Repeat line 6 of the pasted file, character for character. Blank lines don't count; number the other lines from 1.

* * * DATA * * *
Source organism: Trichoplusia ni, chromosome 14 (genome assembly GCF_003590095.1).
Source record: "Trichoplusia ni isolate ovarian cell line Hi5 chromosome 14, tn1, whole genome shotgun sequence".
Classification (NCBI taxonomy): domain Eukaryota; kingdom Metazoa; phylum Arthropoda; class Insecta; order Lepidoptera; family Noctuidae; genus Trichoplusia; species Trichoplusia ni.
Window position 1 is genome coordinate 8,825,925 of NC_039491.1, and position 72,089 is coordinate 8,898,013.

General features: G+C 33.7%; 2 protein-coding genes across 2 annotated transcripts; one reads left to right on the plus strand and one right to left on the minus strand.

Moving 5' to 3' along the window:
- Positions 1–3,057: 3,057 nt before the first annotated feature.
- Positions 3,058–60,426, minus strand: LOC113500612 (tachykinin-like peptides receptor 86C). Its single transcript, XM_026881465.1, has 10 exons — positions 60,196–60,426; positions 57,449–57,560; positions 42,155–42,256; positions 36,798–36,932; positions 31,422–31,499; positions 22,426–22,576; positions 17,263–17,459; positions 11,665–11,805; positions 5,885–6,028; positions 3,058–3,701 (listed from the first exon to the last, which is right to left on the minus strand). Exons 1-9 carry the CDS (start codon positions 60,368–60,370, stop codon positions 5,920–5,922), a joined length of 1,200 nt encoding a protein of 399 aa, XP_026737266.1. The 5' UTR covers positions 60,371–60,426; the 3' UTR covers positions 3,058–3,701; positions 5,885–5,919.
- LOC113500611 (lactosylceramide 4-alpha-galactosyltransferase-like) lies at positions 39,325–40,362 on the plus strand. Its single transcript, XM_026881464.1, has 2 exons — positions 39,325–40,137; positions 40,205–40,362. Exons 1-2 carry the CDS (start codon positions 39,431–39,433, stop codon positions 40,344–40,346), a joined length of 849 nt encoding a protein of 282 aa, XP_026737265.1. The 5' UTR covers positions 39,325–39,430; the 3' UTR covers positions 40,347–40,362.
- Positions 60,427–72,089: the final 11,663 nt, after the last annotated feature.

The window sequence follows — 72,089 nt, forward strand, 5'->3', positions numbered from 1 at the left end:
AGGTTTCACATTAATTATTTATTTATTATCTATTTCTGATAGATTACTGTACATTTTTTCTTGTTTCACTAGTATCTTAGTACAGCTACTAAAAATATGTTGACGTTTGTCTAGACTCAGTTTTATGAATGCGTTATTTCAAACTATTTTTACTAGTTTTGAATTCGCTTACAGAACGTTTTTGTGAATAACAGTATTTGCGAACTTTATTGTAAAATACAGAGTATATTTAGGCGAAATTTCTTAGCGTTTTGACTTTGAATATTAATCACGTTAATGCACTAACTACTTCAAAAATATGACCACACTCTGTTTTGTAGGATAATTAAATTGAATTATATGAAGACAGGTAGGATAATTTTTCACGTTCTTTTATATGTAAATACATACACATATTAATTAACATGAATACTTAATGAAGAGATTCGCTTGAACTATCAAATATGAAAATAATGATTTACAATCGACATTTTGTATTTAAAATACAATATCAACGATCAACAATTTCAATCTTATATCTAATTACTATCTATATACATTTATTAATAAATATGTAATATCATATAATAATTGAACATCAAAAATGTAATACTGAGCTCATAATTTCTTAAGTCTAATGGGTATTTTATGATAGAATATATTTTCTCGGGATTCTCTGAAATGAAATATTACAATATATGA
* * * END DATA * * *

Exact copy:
Moving 5' to 3' along the window: